Sunday, July 27, 2014

Ronda dels Cims 2014

 “Why is it that when one man builds a wall, the next man immediately needs to know what's on the other side?”
George R.R. Martin, A Game of Thrones


* A few disclaimers-The Ronda dels Cims is a brutally tough yet immensely beautiful race that gets surprisingly little attention here in the United States. This is my account of the race that started on July 11th, 2014. While this piece centers around the race, it should be noted that it was just a small part of our European adventures but a full write-up would be way too long. Big thanks to my family for their continued support. I truly could not do it without them. Thanks to the Worthington's, Dwight and Marita for all their support and encouragement. All photos were taken by myself, my wife Tawny or one of my parents Dan and Pat Spurlock. Be forewarned that this is a rather lengthy post. If you just want to look at the pretty pictures and get the quick and easy version, scroll through to the bottom for the highlights.*
Typical scenery of the Andorran countryside.

Andorra is a small country nestled in the Pyrenees between Spain and France.  With a population of just over 85,000 it boasts a thriving tourism industry, world class skiing, the worlds third highest life expectancy rate and more cured pig-leg than I ever imagined existed in the world. It is an eclectic mix of high-end boutiques and discount liquor stores, shopping districts and massive outdoor wilderness playgrounds. It felt a bit like Jackson, Wyoming on steroids.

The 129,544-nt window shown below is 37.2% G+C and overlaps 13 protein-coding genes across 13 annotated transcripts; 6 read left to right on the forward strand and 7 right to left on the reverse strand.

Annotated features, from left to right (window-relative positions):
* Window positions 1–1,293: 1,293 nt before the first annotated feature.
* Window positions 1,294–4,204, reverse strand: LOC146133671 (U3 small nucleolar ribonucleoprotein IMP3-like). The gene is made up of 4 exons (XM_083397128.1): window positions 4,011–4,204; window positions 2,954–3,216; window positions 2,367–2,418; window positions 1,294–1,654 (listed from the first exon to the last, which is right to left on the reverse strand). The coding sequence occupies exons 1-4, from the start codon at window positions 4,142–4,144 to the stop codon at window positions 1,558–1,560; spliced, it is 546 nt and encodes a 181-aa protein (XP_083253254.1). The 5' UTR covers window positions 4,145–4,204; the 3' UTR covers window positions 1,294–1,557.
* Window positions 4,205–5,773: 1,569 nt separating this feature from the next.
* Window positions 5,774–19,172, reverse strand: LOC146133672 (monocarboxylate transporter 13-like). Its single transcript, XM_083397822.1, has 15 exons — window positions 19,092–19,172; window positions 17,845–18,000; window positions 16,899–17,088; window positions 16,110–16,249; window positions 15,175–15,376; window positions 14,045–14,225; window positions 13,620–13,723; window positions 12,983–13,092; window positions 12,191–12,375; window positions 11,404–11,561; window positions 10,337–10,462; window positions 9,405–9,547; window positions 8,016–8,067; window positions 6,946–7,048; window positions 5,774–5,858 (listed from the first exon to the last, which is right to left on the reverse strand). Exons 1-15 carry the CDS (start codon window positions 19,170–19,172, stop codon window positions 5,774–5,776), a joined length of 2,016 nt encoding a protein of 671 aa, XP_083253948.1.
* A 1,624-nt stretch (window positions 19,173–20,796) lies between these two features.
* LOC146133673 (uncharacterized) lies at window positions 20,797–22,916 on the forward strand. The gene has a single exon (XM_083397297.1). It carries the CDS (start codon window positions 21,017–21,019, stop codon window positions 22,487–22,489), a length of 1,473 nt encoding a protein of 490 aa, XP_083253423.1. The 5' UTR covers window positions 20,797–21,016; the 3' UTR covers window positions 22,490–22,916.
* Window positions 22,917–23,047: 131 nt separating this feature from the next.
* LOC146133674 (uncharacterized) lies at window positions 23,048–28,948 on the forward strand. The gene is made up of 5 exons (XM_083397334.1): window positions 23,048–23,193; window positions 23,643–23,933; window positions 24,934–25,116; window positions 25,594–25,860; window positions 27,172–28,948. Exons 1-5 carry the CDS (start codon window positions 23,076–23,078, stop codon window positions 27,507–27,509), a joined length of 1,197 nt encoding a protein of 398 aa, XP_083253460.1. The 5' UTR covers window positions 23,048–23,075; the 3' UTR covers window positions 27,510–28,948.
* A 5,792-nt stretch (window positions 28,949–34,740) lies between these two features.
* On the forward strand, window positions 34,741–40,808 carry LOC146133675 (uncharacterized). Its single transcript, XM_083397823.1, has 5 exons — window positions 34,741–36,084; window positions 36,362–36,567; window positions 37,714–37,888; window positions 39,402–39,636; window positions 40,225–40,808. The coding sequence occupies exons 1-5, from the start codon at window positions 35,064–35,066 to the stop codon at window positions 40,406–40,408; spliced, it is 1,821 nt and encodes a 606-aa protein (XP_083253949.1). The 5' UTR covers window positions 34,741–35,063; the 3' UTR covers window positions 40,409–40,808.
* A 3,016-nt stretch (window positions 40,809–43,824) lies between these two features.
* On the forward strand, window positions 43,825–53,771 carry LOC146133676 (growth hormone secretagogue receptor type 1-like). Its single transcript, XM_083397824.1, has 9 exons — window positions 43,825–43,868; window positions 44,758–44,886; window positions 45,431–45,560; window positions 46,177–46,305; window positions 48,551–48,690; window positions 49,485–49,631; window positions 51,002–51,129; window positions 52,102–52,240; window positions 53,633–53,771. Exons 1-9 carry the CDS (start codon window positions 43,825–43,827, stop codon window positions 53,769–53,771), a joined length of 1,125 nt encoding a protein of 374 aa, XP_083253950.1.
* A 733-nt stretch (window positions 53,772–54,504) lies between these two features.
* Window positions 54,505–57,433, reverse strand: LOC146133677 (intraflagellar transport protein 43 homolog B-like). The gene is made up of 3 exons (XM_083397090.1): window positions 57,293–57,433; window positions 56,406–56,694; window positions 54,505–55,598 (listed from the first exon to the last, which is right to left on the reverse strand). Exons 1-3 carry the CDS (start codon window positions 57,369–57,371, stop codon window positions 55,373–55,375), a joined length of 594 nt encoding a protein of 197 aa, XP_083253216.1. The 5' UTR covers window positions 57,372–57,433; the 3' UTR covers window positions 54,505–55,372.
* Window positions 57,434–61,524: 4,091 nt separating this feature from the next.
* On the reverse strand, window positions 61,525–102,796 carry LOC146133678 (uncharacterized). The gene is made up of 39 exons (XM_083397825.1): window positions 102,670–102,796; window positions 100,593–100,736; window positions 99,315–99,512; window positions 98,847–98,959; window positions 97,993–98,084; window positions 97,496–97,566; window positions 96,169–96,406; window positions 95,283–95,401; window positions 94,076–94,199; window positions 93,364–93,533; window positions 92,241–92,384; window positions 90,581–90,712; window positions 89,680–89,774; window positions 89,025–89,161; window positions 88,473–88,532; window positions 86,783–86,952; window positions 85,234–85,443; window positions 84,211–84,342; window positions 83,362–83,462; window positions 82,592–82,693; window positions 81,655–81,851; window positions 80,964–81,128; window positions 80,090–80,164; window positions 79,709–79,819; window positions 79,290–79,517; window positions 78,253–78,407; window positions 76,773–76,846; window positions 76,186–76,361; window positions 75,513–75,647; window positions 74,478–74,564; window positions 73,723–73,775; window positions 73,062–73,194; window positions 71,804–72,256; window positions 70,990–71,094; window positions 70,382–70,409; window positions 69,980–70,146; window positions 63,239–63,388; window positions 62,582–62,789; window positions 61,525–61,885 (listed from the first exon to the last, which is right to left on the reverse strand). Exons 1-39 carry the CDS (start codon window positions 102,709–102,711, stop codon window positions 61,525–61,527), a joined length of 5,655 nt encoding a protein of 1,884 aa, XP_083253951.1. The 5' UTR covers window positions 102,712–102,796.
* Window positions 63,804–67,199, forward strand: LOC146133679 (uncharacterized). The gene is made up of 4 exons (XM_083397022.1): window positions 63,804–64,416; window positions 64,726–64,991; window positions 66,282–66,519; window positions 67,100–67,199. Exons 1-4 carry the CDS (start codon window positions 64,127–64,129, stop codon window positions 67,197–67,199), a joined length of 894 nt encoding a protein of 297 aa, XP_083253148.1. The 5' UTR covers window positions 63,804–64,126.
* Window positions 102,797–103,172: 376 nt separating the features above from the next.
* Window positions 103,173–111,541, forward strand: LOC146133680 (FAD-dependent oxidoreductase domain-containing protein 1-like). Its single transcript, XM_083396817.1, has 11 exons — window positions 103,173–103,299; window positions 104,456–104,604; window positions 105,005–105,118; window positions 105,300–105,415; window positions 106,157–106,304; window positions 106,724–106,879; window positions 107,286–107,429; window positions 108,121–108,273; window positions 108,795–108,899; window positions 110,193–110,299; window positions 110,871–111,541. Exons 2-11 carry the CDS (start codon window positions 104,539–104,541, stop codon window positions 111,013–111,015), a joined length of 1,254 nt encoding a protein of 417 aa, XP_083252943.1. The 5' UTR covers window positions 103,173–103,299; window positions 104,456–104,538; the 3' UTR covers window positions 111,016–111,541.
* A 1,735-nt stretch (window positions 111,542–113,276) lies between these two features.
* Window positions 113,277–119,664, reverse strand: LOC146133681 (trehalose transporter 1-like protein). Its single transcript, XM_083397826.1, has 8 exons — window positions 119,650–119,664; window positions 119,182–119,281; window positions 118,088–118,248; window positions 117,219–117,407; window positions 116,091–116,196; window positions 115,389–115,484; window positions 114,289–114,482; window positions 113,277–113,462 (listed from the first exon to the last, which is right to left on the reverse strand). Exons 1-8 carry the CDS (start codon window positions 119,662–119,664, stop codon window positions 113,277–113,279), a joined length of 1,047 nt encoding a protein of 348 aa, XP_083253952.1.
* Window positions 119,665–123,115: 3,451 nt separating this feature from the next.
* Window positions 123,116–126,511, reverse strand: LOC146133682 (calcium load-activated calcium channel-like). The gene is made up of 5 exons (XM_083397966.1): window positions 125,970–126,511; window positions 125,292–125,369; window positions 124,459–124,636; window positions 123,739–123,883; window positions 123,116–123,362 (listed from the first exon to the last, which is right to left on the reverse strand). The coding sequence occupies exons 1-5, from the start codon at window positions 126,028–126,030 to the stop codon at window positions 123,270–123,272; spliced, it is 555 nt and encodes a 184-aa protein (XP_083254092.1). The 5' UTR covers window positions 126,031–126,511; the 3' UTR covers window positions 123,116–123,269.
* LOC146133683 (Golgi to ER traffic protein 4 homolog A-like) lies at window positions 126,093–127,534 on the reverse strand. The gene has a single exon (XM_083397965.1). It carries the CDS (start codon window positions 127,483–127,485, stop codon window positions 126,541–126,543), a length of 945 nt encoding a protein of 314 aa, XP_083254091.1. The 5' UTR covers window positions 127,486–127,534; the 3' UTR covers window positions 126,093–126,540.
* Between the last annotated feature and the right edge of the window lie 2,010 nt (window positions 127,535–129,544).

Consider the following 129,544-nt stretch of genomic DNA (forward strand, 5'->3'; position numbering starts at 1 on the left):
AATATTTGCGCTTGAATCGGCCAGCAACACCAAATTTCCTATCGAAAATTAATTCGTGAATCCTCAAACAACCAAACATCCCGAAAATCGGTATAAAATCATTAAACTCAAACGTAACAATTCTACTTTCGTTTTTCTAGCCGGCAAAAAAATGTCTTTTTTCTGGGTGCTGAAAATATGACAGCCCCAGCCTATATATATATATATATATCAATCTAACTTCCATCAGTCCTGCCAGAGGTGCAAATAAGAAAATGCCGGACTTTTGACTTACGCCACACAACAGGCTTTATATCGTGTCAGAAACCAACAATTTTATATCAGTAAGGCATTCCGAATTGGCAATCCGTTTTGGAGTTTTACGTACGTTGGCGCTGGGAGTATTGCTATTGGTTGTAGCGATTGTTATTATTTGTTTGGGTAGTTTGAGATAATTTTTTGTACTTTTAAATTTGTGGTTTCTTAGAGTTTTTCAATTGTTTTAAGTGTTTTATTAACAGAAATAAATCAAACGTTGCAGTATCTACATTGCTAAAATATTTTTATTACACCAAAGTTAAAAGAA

Yep. Pig-leg flavored chips. For the record, not too bad.

 It is also home to a little race series known as Andorra Ultra-Trail Vallnord which hosts several races on the same weekend including the 10k Solidaritrail, 42k Marato dels Cims, 83k Celestrail and the 112k Mitic. The centerpiece of the series, however, is the 170k Ronda dels Cims which both myself and my father participated in this year. We had been turned on to this race by ultra-legends Roch Horton and Jared Campbell who had participated in last year's race which was run on an altered course due to late spring snow. They had only great things to say about the course and the country surrounding it although they had both done their best to give ample warning about the difficulty of the course. I should have listened, considering the source. It did not disappoint. 

The Ronda dels Cims runs roughly around the northern 2/3 of Andorra for 170 kilometers (105-ish miles) and measures approximately 26k (85,300 feet) of combined climbing and descent. For the sake of comparison, Colorado's Hardrock 100 measures in at 67,984 total elevation change. The race traverses 14 passes or mountain summits over 7,800 feet with a highpoint of 9,652. Most of the route is mid to very technical single-track with a generous amount of off-trail, cross-country and scree-scrambling and a dash of road to connect it all together.